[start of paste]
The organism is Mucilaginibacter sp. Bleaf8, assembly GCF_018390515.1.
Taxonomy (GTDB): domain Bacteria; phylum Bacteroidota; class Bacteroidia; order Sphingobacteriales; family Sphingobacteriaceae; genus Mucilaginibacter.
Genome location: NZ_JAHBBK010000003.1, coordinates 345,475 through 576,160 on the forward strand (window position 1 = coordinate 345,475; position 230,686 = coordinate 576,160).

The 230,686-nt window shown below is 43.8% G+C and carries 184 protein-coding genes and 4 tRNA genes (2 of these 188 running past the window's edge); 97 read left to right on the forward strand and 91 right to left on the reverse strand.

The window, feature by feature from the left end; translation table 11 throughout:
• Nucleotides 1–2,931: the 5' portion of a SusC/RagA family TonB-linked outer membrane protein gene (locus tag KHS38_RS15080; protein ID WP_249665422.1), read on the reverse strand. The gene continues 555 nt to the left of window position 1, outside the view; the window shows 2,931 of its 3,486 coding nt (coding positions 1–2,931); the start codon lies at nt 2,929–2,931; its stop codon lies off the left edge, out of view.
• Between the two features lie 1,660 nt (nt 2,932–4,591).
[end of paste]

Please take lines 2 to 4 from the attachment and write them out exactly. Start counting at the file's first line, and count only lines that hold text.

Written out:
Taxonomy (GTDB): domain Bacteria; phylum Bacteroidota; class Bacteroidia; order Sphingobacteriales; family Sphingobacteriaceae; genus Mucilaginibacter.
Genome location: NZ_JAHBBK010000003.1, coordinates 345,475 through 576,160 on the forward strand (window position 1 = coordinate 345,475; position 230,686 = coordinate 576,160).

The 230,686-nt window shown below is 43.8% G+C and carries 184 protein-coding genes and 4 tRNA genes (2 of these 188 running past the window's edge); 97 read left to right on the forward strand and 91 right to left on the reverse strand.